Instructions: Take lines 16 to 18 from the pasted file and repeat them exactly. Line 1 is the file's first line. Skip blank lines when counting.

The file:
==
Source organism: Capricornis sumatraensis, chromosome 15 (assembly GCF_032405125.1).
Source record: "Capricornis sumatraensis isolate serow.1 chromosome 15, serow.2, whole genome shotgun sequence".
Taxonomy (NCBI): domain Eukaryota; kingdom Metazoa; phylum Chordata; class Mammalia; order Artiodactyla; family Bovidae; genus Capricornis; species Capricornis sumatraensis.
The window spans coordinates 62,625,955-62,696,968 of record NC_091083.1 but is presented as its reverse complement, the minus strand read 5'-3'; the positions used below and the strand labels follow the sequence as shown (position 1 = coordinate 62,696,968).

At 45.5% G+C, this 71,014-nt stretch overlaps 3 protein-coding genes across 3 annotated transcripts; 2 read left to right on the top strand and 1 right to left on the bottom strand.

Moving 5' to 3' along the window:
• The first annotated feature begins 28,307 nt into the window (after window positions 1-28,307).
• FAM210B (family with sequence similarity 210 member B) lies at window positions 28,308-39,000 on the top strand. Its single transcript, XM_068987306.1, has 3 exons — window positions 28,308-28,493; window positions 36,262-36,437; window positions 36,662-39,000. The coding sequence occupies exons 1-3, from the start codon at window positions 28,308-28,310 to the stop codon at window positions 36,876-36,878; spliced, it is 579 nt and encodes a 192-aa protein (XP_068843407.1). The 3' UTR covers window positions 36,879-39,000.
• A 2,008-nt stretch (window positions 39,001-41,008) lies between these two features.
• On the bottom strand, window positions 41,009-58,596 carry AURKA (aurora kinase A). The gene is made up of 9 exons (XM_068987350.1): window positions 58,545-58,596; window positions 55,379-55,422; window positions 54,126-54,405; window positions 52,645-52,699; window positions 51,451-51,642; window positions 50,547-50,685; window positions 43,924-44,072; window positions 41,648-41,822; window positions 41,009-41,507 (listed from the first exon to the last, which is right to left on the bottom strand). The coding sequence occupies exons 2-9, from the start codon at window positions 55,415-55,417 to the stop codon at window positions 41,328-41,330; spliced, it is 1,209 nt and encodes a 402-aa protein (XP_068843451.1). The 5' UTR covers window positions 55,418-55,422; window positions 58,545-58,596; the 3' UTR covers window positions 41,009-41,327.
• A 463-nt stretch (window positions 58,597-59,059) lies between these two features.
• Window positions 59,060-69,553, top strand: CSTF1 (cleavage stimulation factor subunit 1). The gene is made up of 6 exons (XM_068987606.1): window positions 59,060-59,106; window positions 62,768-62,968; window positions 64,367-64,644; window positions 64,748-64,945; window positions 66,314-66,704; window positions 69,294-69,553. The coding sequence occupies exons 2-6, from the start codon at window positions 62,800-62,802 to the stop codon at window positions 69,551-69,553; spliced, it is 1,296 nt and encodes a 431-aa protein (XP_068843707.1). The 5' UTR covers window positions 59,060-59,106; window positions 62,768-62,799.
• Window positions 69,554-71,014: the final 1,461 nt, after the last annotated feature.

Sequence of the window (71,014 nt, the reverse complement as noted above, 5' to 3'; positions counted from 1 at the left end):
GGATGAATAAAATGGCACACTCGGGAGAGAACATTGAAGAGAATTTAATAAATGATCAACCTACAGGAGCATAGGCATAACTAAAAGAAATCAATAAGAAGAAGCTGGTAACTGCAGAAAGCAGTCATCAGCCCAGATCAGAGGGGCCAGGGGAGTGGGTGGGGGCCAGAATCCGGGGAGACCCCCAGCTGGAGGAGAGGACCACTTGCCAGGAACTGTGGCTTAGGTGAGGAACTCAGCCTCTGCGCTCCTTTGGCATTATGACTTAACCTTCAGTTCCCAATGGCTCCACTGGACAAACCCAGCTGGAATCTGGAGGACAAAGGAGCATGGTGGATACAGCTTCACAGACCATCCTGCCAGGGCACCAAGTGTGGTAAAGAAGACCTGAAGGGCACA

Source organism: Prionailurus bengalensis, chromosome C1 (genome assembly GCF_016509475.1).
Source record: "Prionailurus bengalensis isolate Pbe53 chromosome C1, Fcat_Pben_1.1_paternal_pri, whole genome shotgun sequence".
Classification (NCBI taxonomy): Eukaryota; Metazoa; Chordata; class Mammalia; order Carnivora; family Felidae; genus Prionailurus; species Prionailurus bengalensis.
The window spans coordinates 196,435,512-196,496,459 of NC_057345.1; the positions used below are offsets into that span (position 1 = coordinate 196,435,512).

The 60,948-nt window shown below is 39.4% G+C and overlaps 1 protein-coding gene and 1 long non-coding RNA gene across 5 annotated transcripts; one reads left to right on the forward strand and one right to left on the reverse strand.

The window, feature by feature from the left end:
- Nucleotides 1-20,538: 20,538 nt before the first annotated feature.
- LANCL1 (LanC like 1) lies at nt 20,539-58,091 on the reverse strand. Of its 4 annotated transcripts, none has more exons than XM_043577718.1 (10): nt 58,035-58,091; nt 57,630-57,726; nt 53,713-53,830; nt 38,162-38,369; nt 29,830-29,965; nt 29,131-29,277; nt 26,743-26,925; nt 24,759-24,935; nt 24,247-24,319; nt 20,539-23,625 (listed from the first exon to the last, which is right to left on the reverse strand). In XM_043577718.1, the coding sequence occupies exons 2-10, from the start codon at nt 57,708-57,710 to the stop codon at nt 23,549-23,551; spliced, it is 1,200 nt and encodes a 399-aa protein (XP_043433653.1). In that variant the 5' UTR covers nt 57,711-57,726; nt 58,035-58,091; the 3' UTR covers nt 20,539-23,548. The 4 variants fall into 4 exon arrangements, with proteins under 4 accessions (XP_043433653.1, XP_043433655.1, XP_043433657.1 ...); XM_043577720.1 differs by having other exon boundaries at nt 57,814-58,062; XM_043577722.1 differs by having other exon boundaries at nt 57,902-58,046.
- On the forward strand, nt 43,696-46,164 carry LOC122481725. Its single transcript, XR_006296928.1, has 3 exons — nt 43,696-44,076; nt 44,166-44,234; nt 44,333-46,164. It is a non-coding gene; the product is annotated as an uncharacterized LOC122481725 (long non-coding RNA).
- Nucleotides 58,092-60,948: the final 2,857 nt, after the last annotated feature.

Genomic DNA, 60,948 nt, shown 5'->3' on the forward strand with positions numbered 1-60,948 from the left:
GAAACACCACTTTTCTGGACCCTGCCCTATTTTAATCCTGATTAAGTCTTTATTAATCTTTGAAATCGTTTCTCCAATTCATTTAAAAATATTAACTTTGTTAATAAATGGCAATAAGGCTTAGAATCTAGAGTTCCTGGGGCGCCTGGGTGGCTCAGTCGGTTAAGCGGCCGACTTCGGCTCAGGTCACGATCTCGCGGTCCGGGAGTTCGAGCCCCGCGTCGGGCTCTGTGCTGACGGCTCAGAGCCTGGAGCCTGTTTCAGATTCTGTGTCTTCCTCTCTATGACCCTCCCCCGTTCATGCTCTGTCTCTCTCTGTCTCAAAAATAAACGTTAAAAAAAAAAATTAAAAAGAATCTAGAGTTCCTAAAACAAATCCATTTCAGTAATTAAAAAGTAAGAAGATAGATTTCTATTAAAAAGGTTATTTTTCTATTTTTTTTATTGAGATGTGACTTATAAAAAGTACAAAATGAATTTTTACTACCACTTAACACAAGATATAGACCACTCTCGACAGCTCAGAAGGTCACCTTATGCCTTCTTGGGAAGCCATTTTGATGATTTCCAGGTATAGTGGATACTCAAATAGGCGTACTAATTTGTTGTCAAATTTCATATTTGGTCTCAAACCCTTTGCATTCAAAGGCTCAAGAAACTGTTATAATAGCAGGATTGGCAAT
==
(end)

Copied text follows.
Source organism: Prionailurus bengalensis, chromosome C1 (genome assembly GCF_016509475.1).
Source record: "Prionailurus bengalensis isolate Pbe53 chromosome C1, Fcat_Pben_1.1_paternal_pri, whole genome shotgun sequence".
Classification (NCBI taxonomy): Eukaryota; Metazoa; Chordata; class Mammalia; order Carnivora; family Felidae; genus Prionailurus; species Prionailurus bengalensis.